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If data are passing through a SSL-encrypted connection, is it required to re-encrypt these data? In other words, is it mandatory/useful/worth it to AES/RSA (for example) encrypt data that will be re-encrypted with SSL?

4 Answers 4

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It depends.

SSL protects the data while it's in transit, but not at any other time. If all you're worried about is an eavesdropper on the network, SSL is sufficient. If you're worried about an untrusted system administrator, or an attacker stealing a hard drive, or other non-network attacks on the data, then further encryption is a good idea.

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SSL uses a cryptographic system that uses two keys to encrypt data so you do not need to enforce encryption by AES and so on. SSL auhenticate Web servers, and encrypts communications between Web browsers and Web servers.. Websites (bank websites, for example) rely on SSL even to retrieve very sensitive data of their users because this protocole ensures by itself data integrity.

SSL uses assymetric encryption for authentication (between the server and client). After authentication is established, they start to communicate using symetric encryption because it is faster.

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From the schema above, you can see data is transferred between the server and the client after authentication is made. Encryption of this data is made after (and thanks to) exchanging the cipher key (symetric encryption)

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  • My problem is more moral than technic, i use client-server relation (SSL-encryped), so on the server's viewpoint, i can read raw plain datas, which might no be good is it ?
    – Rogue
    Dec 23, 2014 at 21:08
  • @Rogue You receive data in plain text because encryption and decryption is transparent to the user.
    – user45139
    Dec 23, 2014 at 21:44
  • Ok, i'm getting it clearer
    – Rogue
    Dec 23, 2014 at 21:46
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What you're talking about is the difference between encrypting data in-transit versus encrypting data at rest. If you are concerned about traffic being sniffed or modified in-transit, you need SSL because it provides encryption and authentication. If you're concerned about someone grabbing a hard drive and making off with it, you need to encrypt the data at rest. Both options are valid and not mutually exclusive.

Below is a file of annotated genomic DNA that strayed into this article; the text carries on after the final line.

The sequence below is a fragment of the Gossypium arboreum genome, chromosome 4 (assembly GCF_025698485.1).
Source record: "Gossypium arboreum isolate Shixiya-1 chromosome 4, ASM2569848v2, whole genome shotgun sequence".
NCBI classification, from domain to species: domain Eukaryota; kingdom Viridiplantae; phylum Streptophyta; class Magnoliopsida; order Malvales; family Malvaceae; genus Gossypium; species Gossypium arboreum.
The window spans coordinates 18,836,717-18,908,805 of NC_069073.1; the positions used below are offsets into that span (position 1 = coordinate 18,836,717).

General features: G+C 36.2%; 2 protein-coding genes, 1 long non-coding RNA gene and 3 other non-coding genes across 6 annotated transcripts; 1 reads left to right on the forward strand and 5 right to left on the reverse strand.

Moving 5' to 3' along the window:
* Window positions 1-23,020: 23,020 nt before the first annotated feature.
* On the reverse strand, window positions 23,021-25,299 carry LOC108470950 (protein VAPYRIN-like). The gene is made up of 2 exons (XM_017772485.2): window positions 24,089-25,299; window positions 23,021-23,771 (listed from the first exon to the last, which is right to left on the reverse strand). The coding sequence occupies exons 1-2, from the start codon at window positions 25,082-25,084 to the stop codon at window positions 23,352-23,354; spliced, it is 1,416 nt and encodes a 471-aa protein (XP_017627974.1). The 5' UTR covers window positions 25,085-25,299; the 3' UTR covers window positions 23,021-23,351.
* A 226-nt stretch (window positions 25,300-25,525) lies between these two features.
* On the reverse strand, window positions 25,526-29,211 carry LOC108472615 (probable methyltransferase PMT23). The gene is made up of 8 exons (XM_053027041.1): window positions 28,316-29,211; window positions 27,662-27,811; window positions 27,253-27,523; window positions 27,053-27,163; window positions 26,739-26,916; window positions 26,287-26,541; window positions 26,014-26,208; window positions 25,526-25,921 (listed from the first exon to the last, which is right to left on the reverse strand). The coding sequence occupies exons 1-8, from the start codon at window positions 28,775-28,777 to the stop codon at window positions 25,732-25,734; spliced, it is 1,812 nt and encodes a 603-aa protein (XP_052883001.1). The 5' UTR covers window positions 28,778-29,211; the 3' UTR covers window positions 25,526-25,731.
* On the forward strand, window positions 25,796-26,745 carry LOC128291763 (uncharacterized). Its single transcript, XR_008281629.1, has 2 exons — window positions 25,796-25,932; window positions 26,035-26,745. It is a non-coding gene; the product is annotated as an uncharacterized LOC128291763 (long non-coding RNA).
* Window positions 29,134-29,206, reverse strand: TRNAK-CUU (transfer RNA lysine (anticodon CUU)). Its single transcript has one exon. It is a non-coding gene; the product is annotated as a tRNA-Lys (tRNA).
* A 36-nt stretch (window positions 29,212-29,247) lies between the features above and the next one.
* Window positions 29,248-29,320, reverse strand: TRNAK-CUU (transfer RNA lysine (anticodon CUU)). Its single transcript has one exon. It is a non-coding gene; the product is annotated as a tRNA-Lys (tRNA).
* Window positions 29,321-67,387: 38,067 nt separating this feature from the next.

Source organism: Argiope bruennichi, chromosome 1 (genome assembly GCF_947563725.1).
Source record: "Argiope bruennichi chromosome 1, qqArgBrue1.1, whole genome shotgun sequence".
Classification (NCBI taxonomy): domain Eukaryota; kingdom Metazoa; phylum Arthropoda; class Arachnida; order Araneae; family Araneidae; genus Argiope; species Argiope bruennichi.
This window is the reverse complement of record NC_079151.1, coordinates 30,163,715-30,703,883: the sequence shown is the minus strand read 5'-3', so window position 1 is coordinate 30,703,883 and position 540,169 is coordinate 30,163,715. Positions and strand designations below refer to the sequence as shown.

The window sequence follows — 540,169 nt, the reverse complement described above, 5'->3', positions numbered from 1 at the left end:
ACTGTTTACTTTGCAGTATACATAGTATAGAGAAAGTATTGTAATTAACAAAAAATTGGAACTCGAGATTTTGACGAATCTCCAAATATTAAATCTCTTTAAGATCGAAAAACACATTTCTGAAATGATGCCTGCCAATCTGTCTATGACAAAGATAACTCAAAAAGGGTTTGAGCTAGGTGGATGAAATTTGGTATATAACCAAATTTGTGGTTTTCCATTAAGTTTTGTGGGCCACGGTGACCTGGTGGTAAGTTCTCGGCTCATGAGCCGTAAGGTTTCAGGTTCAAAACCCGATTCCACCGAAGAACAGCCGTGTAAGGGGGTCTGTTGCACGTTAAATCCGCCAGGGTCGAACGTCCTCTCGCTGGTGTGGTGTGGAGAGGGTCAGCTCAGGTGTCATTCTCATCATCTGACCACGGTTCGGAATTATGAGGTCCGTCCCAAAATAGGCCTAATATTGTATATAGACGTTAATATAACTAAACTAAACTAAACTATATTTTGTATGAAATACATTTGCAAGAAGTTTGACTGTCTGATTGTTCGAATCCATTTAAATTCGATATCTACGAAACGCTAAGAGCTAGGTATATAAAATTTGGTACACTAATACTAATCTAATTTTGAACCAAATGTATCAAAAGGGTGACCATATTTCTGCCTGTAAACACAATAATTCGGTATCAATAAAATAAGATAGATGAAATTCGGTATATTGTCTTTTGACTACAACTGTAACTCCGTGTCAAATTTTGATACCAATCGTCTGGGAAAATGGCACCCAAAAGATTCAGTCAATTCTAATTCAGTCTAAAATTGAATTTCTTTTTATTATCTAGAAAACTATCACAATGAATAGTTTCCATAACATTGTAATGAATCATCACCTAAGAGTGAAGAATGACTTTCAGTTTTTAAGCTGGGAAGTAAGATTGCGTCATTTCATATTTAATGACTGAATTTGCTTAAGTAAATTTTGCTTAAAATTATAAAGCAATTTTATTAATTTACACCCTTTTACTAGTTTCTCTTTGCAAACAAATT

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You can encrypt the data, and pass that encrypted over the protected socket (Encrypted connection).

  • You can encrypt your data using private key (i.e., secrets)

  • Your company creates an encrypted connection (i.e., a protected socket) using SSL/TLS. E.g., VPN

It's not always mandatory to encrypt all the data and pass everything via an encrypted connection. It's too much overhead when on decrypting that much large data.

  1. Your personal data is secured by you. You do encryption for this. Then you send over whatever (encrypted or non-secure) connection. Your data remains non-tinkered in the receiving side too. ---- You guaranteed non-tampering of your data.
  2. You will use your company's secure connection (VPN) to access outside company just like you access from inside your network. This is the real purpose of the VPN (or encrypted connection). If you send your encrypted data over an encrypted connection then it's just a processing overhead. Don't do this. But, if the company has only a secure connection then send your encrypted data over the secure connection, then at the receiver side, your data remains intact.

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